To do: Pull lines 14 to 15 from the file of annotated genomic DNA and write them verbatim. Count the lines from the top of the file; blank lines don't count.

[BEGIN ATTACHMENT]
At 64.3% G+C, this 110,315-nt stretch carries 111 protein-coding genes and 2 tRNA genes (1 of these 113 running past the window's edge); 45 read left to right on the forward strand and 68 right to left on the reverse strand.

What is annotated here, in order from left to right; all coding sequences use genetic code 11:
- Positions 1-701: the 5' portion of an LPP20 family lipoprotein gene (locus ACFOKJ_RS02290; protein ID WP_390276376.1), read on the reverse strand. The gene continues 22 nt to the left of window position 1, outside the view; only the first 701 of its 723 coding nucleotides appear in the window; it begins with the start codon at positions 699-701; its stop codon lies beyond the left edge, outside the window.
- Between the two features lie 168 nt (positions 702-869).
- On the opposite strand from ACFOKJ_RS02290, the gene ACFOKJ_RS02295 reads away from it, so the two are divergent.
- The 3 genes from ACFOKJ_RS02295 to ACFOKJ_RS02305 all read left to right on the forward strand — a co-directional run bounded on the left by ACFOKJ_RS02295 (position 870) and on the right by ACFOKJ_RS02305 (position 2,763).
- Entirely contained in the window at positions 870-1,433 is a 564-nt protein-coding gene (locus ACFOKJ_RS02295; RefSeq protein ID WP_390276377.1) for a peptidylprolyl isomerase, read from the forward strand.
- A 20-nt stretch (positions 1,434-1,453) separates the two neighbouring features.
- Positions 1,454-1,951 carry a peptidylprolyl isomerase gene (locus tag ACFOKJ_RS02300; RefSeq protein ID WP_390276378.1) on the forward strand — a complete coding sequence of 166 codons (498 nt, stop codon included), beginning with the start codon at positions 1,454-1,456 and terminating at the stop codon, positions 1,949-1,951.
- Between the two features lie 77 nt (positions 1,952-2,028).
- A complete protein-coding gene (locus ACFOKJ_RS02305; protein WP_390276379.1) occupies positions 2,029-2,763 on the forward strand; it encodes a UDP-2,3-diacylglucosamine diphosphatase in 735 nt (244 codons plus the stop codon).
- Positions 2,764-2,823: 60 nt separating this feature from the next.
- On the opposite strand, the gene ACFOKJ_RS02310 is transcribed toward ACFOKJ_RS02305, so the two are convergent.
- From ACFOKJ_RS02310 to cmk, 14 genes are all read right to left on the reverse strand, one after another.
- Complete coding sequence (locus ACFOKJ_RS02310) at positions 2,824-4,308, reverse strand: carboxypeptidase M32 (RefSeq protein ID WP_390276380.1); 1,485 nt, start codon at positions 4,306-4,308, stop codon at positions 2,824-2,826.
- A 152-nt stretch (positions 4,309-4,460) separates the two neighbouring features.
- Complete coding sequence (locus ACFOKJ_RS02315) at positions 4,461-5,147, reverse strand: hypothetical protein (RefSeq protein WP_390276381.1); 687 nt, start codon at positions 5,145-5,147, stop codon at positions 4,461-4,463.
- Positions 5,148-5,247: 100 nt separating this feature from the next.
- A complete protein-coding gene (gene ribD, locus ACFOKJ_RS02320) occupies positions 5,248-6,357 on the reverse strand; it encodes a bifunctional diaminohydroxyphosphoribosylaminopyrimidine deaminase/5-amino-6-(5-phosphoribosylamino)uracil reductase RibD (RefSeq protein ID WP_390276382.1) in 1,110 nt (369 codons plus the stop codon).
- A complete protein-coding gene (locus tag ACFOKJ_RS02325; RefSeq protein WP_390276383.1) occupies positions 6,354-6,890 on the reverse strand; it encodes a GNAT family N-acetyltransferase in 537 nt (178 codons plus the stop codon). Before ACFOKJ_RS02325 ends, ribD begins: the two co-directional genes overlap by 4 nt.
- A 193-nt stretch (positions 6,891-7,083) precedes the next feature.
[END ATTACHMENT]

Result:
- From ACFOKJ_RS02310 to cmk, 14 genes are all read right to left on the reverse strand, one after another.
- Complete coding sequence (locus ACFOKJ_RS02310) at positions 2,824-4,308, reverse strand: carboxypeptidase M32 (RefSeq protein ID WP_390276380.1); 1,485 nt, start codon at positions 4,306-4,308, stop codon at positions 2,824-2,826.